Skip to main content
Part of complete coverage on

Airlines and airports look to take the pain out of boarding planes

By Jenny Soffel, for CNN
updated 10:31 PM EST, Tue December 17, 2013
Ready, set, scramble: Bulky hand luggage and priority boarding could be causing more delays, not less.
Ready, set, scramble: Bulky hand luggage and priority boarding could be causing more delays, not less.
STORY HIGHLIGHTS
  • Airlines have tried for years to find more efficient ways to board a plane
  • Some innovative methods involve self-boarding and assigning individual boarding numbers
  • Even an astrophysicist has tried to calculate the quickest way to board

(CNN) -- What's the most efficient way to board a plane? Rear to front, randomly or by adapting scientifically calculated methods?

Over the years airlines have experimented with ways to get passengers seated as quickly as possible, but only with recent technology have some real alternatives been made possible.

Research by Boeing showed that the pace at which passengers board a plane has slowed by 50% since 1970. Reasons might include a longer list of priority boarders and more carry-on baggage blocking the aisles.

Quicker boarding time means airlines save money; $30 for every minute saved, according to studies.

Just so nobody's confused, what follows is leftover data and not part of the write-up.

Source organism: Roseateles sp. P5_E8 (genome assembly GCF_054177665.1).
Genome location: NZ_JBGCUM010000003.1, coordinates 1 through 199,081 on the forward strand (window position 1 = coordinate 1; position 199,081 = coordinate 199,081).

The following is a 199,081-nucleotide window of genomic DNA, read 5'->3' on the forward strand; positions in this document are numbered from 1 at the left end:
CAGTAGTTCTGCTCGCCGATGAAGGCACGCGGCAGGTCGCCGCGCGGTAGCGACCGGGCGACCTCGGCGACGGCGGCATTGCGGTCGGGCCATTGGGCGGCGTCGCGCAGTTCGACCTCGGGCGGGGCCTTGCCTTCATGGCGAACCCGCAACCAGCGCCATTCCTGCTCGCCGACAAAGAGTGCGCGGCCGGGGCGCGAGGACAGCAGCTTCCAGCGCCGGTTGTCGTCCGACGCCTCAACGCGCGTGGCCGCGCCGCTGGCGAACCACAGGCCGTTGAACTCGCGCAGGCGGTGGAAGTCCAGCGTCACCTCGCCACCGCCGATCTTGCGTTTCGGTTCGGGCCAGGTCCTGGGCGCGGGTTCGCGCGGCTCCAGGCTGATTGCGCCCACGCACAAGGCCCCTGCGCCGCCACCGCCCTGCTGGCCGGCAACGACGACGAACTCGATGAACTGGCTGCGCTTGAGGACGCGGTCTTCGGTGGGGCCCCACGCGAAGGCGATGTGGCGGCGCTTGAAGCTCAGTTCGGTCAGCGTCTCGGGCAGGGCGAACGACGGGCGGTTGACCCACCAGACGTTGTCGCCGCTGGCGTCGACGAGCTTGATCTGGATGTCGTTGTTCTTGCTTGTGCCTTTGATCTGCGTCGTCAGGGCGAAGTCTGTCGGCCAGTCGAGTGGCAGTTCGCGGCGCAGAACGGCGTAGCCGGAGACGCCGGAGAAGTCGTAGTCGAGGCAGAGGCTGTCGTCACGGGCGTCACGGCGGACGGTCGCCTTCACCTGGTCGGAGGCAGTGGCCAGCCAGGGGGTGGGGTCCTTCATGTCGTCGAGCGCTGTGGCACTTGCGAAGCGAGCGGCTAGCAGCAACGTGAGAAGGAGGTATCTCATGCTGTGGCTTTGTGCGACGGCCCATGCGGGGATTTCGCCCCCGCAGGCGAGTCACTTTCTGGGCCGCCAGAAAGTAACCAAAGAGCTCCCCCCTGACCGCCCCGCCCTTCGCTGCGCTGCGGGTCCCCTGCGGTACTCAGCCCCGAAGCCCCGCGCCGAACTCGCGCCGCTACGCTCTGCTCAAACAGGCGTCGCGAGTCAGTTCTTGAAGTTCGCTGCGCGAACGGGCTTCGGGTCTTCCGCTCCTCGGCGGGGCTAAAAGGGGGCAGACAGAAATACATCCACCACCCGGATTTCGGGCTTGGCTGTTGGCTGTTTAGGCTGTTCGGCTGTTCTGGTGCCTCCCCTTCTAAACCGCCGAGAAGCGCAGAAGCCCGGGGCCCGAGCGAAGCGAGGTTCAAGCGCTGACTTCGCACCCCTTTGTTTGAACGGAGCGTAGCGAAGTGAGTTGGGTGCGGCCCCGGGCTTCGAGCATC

"Planes make money in the air, not on the ground," Jan van Helden, project leader for KLM's "Smarter Boarding" program told CNN.

So, is there an ultimate boarding method? Not yet, but here are some of the efforts that have been made by airports, airlines and even one astrophysicist.

DIY boarding

Passengers traveling with South African Airways from Heathrow airport took part of a two month self-boarding trial earlier this year that used biometric data.

Before boarding, passengers went through an electronic barrier that scanned their faces. The scan was then compared to an earlier face scan carried out during check-in or security. If the biometric data matched, the passenger could board.

Read more: The 20 most annoying things people do on planes

"The specific application of this trial is to remove the need for a passport check," Mark Walker, passenger process program manager at Heathrow, told CNN.

He said the trial resulted in good transaction time for the airline.

"In the future there is a real opportunity for airlines to say that rather than having their staff checking passports and boarding passes, they can instead use the time to add real value to the journey of the passenger."

The 'positive' approach

Another new boarding technique being tried at London's busiest airport is called "Positive Boarding." It has been put to the test by Virgin Atlantic and United Airlines.

Passenger data is collected when boarding passes are scanned at security. The system then sends this data to the airlines, which then verifies if the passenger is in the correct terminal and how much time they have to reach their gate.

Read more: How airlines are getting to know you

Messages are also sent to the passenger to inform them of the flight status.